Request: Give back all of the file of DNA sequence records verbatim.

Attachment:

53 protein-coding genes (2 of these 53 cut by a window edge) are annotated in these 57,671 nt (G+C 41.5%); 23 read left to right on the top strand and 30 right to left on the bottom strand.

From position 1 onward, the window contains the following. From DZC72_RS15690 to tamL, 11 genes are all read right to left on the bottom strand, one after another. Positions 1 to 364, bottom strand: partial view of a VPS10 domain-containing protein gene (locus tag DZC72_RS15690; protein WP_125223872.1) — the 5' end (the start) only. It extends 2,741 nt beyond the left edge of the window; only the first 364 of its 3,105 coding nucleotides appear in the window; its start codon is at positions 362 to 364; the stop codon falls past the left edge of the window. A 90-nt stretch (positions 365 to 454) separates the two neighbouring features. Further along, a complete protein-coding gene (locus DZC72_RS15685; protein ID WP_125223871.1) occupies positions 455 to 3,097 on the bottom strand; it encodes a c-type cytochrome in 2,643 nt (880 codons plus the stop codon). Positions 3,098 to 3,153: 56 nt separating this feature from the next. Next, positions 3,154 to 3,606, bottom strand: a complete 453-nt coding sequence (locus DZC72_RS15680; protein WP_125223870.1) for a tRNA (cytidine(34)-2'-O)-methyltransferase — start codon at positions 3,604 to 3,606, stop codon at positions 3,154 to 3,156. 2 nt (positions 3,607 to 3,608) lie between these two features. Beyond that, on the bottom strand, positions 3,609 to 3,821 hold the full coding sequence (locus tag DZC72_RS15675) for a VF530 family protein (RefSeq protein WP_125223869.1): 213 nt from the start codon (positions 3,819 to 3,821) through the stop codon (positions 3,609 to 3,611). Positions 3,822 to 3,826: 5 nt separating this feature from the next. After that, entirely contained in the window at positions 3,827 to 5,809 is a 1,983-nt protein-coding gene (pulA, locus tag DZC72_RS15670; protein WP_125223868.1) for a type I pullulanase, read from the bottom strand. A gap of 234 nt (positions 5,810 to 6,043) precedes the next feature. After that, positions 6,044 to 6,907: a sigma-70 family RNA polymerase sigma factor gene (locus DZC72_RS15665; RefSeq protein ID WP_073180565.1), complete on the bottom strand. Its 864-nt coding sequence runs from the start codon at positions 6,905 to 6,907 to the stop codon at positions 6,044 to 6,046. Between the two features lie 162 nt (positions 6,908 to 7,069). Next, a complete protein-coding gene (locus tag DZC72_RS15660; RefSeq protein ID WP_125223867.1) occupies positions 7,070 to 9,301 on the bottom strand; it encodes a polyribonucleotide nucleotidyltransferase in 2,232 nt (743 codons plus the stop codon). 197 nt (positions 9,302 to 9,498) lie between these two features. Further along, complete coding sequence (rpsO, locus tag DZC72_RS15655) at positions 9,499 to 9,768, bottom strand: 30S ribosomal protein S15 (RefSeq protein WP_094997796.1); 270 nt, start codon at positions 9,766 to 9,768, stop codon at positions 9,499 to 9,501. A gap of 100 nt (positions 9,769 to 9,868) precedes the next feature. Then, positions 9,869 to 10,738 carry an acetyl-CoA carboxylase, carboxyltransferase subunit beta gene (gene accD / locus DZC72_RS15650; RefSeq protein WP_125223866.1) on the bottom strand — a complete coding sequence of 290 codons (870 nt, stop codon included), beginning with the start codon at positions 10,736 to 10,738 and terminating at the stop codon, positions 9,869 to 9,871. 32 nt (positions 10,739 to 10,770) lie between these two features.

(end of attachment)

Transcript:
53 protein-coding genes (2 of these 53 cut by a window edge) are annotated in these 57,671 nt (G+C 41.5%); 23 read left to right on the top strand and 30 right to left on the bottom strand.

From position 1 onward, the window contains the following. From DZC72_RS15690 to tamL, 11 genes are all read right to left on the bottom strand, one after another. Positions 1 to 364, bottom strand: partial view of a VPS10 domain-containing protein gene (locus tag DZC72_RS15690; protein WP_125223872.1) — the 5' end (the start) only. It extends 2,741 nt beyond the left edge of the window; only the first 364 of its 3,105 coding nucleotides appear in the window; its start codon is at positions 362 to 364; the stop codon falls past the left edge of the window. A 90-nt stretch (positions 365 to 454) separates the two neighbouring features. Further along, a complete protein-coding gene (locus DZC72_RS15685; protein ID WP_125223871.1) occupies positions 455 to 3,097 on the bottom strand; it encodes a c-type cytochrome in 2,643 nt (880 codons plus the stop codon). Positions 3,098 to 3,153: 56 nt separating this feature from the next. Next, positions 3,154 to 3,606, bottom strand: a complete 453-nt coding sequence (locus DZC72_RS15680; protein WP_125223870.1) for a tRNA (cytidine(34)-2'-O)-methyltransferase — start codon at positions 3,604 to 3,606, stop codon at positions 3,154 to 3,156. 2 nt (positions 3,607 to 3,608) lie between these two features. Beyond that, on the bottom strand, positions 3,609 to 3,821 hold the full coding sequence (locus tag DZC72_RS15675) for a VF530 family protein (RefSeq protein WP_125223869.1): 213 nt from the start codon (positions 3,819 to 3,821) through the stop codon (positions 3,609 to 3,611). Positions 3,822 to 3,826: 5 nt separating this feature from the next. After that, entirely contained in the window at positions 3,827 to 5,809 is a 1,983-nt protein-coding gene (pulA, locus tag DZC72_RS15670; protein WP_125223868.1) for a type I pullulanase, read from the bottom strand. A gap of 234 nt (positions 5,810 to 6,043) precedes the next feature. After that, positions 6,044 to 6,907: a sigma-70 family RNA polymerase sigma factor gene (locus DZC72_RS15665; RefSeq protein ID WP_073180565.1), complete on the bottom strand. Its 864-nt coding sequence runs from the start codon at positions 6,905 to 6,907 to the stop codon at positions 6,044 to 6,046. Between the two features lie 162 nt (positions 6,908 to 7,069). Next, a complete protein-coding gene (locus tag DZC72_RS15660; RefSeq protein ID WP_125223867.1) occupies positions 7,070 to 9,301 on the bottom strand; it encodes a polyribonucleotide nucleotidyltransferase in 2,232 nt (743 codons plus the stop codon). 197 nt (positions 9,302 to 9,498) lie between these two features. Further along, complete coding sequence (rpsO, locus tag DZC72_RS15655) at positions 9,499 to 9,768, bottom strand: 30S ribosomal protein S15 (RefSeq protein WP_094997796.1); 270 nt, start codon at positions 9,766 to 9,768, stop codon at positions 9,499 to 9,501. A gap of 100 nt (positions 9,769 to 9,868) precedes the next feature. Then, positions 9,869 to 10,738 carry an acetyl-CoA carboxylase, carboxyltransferase subunit beta gene (gene accD / locus DZC72_RS15650; RefSeq protein WP_125223866.1) on the bottom strand — a complete coding sequence of 290 codons (870 nt, stop codon included), beginning with the start codon at positions 10,736 to 10,738 and terminating at the stop codon, positions 9,869 to 9,871. 32 nt (positions 10,739 to 10,770) lie between these two features.